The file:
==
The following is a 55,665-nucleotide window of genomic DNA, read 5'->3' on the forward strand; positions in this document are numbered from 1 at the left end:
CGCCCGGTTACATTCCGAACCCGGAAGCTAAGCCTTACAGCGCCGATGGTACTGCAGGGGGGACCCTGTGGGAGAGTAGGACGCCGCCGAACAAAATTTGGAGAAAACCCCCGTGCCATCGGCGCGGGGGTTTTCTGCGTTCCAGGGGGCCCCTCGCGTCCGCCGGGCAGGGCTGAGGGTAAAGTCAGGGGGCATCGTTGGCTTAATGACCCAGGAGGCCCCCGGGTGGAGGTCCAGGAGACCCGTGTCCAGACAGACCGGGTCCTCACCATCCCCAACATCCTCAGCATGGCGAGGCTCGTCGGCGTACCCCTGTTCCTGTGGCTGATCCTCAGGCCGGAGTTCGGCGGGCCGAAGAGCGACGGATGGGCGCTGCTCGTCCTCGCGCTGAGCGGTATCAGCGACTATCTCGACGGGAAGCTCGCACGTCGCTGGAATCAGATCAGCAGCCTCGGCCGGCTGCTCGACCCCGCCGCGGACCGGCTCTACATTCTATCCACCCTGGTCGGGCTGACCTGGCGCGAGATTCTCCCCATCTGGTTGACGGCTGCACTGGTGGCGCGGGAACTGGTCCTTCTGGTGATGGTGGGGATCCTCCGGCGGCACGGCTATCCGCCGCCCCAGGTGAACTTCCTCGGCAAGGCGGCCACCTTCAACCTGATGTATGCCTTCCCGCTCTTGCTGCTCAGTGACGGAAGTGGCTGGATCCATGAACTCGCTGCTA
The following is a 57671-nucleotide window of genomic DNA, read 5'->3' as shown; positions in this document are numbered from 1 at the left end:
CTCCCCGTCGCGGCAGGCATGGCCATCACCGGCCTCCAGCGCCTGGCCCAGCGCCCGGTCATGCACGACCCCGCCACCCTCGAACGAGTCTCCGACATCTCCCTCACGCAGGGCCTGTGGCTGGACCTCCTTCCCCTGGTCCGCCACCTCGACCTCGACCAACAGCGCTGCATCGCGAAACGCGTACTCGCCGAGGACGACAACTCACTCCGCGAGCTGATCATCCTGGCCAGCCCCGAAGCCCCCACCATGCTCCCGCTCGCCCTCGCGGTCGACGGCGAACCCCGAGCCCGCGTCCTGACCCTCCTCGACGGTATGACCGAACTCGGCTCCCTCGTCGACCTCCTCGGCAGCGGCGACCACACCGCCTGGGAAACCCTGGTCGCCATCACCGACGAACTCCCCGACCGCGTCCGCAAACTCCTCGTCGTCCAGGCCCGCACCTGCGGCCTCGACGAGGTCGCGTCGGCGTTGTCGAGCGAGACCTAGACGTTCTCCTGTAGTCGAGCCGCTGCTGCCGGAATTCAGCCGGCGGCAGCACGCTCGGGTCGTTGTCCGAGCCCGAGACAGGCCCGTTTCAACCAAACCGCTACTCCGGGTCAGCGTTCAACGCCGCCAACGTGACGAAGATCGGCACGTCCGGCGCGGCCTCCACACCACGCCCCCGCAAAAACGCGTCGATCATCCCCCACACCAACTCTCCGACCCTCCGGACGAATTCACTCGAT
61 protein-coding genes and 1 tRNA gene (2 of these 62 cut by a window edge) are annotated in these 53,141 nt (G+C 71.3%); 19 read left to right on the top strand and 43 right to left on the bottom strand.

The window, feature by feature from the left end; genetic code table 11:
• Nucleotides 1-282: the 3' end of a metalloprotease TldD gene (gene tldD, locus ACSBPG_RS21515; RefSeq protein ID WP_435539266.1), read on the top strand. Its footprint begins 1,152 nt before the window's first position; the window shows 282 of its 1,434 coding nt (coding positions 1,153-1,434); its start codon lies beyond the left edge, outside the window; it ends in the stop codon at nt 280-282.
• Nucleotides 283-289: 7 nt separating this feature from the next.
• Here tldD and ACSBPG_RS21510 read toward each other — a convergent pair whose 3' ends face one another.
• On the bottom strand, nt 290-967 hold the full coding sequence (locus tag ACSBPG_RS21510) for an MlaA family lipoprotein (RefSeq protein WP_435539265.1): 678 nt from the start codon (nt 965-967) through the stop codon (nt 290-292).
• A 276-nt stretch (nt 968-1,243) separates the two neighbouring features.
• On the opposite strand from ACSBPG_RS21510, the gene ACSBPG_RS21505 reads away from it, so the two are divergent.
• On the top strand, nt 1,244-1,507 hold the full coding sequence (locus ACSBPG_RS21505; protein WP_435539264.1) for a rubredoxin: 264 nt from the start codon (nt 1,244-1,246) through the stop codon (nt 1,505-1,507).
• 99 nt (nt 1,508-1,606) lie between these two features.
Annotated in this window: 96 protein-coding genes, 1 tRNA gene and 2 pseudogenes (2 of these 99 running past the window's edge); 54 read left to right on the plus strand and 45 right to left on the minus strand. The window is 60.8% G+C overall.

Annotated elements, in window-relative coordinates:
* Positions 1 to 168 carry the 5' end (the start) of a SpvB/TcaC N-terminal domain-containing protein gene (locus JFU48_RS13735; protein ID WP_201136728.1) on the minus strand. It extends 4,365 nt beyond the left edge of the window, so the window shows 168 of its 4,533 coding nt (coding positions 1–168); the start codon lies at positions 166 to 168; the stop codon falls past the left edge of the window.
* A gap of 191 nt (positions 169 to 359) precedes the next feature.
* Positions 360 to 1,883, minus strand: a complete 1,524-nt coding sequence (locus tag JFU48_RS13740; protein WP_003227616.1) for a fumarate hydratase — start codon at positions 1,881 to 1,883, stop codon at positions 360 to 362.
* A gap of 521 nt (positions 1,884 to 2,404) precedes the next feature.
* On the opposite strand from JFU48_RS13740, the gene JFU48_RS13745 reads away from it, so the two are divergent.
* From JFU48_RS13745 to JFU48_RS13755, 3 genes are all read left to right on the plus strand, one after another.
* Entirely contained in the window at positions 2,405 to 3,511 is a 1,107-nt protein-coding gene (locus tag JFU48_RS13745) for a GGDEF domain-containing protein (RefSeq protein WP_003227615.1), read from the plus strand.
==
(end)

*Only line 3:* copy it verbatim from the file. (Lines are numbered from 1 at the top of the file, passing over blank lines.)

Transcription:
The following is a 57671-nucleotide window of genomic DNA, read 5'->3' as shown; positions in this document are numbered from 1 at the left end: